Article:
How to Copy an Array in C++

  1. Use the copy() Function to Copy an Array in C++
  2. Use the copy_backward() Function to Copy an Array
  3. Use the assign() Method to Copy an Array

This article will introduce how to copy an array in C++.

Use the copy() Function to Copy an Array in C++

The copy() method is the recommended way of copying range based structures with a single function call. copy() takes the first and the last elements of the range and the beginning of the destination array. Notice that you might get undefined behavior if the third parameter is within the source range.

#include <iostream>
#include <vector>
#include <iterator>
#include <string>

using std::cout; using std::endl;
using std::vector; using std::copy;
using std::string;

int main() {
    vector<string> str_vec = { "Warty", "Hoary",
                               "Breezy", "Dapper",
                               "Edgy", "Feisty" };
    vector<string> new_vec(str_vec.size());

    copy(str_vec.begin(), str_vec.end(), new_vec.begin());

    cout << "new_vec - | ";
    copy(new_vec.begin(), new_vec.end(),
         std::ostream_iterator<string>(cout," | "));
    cout << endl;

    return EXIT_SUCCESS;
}

Output:

new_vec - | Warty | Hoary | Breezy | Dapper | Edgy | Feisty |

Use the copy_backward() Function to Copy an Array

The copy_backward() method can copy an array in reverse order with the original element, but the order is preserved. When copying the overlapping ranges, there is a rule of thumb one should mind when using the methods std::copy and std::copy_backward: copy is appropriate when copying to the left (beginning of the destination range is outside the source range). In contrast, copy_backward is appropriate when copying to the right (the end of the destination range is outside the source range).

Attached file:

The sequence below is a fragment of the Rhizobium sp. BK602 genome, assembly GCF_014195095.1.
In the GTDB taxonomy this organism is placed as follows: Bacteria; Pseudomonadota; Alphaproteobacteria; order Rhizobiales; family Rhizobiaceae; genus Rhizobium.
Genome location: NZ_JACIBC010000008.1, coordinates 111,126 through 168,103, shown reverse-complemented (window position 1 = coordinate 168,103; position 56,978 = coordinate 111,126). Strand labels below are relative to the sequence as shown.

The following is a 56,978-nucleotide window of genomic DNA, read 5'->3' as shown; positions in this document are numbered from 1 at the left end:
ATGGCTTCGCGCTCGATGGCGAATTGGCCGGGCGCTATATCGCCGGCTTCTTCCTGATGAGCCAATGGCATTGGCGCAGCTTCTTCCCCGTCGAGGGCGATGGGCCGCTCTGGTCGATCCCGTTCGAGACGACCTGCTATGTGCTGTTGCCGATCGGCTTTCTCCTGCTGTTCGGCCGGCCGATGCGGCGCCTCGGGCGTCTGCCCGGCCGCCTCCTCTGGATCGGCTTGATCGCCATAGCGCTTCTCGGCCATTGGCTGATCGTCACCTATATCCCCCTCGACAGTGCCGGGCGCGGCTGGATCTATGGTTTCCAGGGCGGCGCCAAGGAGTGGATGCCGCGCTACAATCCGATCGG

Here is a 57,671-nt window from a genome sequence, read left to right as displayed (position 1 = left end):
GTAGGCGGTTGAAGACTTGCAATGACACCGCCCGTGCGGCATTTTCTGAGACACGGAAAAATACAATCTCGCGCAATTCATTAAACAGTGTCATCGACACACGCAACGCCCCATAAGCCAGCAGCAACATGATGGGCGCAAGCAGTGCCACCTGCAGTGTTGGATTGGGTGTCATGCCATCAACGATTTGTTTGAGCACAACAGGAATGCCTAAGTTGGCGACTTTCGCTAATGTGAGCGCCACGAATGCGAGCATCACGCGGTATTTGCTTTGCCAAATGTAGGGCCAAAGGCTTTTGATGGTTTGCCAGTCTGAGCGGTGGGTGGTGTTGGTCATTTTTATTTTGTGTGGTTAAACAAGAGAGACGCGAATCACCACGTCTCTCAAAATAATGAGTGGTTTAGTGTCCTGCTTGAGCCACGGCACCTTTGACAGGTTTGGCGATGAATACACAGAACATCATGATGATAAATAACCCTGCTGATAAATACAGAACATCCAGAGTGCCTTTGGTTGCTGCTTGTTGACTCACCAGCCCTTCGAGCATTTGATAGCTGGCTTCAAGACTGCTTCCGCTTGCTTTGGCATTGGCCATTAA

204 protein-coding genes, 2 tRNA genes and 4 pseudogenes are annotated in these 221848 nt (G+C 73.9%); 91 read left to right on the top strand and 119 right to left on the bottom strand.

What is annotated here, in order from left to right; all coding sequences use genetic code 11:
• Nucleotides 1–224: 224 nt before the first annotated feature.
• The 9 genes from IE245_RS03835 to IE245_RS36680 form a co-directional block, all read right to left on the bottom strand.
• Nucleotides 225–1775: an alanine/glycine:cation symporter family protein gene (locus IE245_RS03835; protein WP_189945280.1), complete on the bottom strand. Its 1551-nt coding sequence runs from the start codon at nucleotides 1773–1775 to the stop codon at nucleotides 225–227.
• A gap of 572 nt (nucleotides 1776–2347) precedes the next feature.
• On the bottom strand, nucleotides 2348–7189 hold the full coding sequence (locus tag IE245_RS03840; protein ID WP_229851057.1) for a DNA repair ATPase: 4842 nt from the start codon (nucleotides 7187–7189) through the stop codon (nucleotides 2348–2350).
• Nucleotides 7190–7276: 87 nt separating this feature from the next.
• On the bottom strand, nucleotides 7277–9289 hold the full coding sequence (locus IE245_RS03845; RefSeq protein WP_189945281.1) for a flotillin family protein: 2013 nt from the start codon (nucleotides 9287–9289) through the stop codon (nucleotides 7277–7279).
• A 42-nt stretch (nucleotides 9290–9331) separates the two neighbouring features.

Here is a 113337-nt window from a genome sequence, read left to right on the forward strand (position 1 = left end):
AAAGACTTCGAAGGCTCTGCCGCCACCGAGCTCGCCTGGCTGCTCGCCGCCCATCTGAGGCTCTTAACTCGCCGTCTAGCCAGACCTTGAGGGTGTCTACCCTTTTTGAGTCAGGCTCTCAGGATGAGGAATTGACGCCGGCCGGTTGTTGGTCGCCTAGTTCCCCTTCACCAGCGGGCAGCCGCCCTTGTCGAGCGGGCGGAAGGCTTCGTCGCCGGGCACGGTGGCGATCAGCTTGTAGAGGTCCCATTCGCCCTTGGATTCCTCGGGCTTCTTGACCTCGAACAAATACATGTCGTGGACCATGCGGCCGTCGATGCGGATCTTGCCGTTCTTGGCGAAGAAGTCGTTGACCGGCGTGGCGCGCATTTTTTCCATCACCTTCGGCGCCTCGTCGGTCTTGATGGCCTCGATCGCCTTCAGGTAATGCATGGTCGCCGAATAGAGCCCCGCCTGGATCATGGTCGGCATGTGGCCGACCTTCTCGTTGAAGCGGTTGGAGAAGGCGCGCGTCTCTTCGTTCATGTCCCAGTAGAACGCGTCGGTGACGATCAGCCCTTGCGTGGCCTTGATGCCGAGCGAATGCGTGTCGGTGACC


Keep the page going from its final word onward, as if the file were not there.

#include <iostream>
#include <vector>
#include <iterator>
#include <string>

using std::cout;
using std::endl;
using std::vector;
using std::copy_backward;
using std::string;

int main() {
    vector<string> str_vec = { "Warty", "Hoary",
                               "Breezy", "Dapper",
                               "Edgy", "Feisty" };
    vector<string> new_vec(str_vec.size());

    copy_backward(str_vec.begin(), str_vec.end(), new_vec.end());

    cout << "new_vec - | ";
    copy(new_vec.begin(), new_vec.end(),
         std::ostream_iterator<string>(cout," | "));
    cout << endl;

    return EXIT_SUCCESS;
}

Use the assign() Method to Copy an Array

assign() is a builtin method of a vector container, which replaces the contents of the calling vector object with passed elements of the range. assign() method could be handy when copying the vectors of the types which can be converted to each other easily. In the following code example, we demonstrate a way to copy a char vector into the int vector with a single assign call.

#include <iostream>
#include <vector>
#include <iterator>
#include <string>

using std::cout;
using std::endl;
using std::vector;

int main() {
    vector<char> char_vec { 'a', 'b', 'c', 'd', 'e'};
    vector<int> new_vec(char_vec.size());

    new_vec.assign(char_vec.begin(), char_vec.end());

    cout << "new_vec - | ";
    copy(new_vec.begin(), new_vec.end(),
         std::ostream_iterator<int>(cout," | "));
    cout << endl;

    return EXIT_SUCCESS;
}

Output:

new_vec - | 97 | 98 | 99 | 100 | 101 |

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